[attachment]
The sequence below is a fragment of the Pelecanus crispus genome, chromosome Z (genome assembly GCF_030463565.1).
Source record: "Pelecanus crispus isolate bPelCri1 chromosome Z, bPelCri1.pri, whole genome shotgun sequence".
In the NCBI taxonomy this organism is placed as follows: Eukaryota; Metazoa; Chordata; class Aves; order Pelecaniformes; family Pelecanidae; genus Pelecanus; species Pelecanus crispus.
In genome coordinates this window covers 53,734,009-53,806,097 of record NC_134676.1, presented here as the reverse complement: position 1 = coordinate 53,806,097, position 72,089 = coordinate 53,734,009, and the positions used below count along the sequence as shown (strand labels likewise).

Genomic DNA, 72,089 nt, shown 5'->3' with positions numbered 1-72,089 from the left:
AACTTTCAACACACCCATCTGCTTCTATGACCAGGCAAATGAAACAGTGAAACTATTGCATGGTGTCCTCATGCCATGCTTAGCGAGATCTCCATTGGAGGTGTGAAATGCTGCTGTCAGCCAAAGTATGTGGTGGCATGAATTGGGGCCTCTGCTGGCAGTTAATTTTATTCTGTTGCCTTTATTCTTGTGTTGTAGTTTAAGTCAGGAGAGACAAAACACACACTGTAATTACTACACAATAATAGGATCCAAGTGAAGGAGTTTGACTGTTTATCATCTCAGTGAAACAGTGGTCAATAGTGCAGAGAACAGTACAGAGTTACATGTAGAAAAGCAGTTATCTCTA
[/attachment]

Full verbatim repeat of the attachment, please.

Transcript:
The sequence below is a fragment of the Pelecanus crispus genome, chromosome Z (genome assembly GCF_030463565.1).
Source record: "Pelecanus crispus isolate bPelCri1 chromosome Z, bPelCri1.pri, whole genome shotgun sequence".
In the NCBI taxonomy this organism is placed as follows: Eukaryota; Metazoa; Chordata; class Aves; order Pelecaniformes; family Pelecanidae; genus Pelecanus; species Pelecanus crispus.
In genome coordinates this window covers 53,734,009-53,806,097 of record NC_134676.1, presented here as the reverse complement: position 1 = coordinate 53,806,097, position 72,089 = coordinate 53,734,009, and the positions used below count along the sequence as shown (strand labels likewise).

Genomic DNA, 72,089 nt, shown 5'->3' with positions numbered 1-72,089 from the left:
AACTTTCAACACACCCATCTGCTTCTATGACCAGGCAAATGAAACAGTGAAACTATTGCATGGTGTCCTCATGCCATGCTTAGCGAGATCTCCATTGGAGGTGTGAAATGCTGCTGTCAGCCAAAGTATGTGGTGGCATGAATTGGGGCCTCTGCTGGCAGTTAATTTTATTCTGTTGCCTTTATTCTTGTGTTGTAGTTTAAGTCAGGAGAGACAAAACACACACTGTAATTACTACACAATAATAGGATCCAAGTGAAGGAGTTTGACTGTTTATCATCTCAGTGAAACAGTGGTCAATAGTGCAGAGAACAGTACAGAGTTACATGTAGAAAAGCAGTTATCTCTA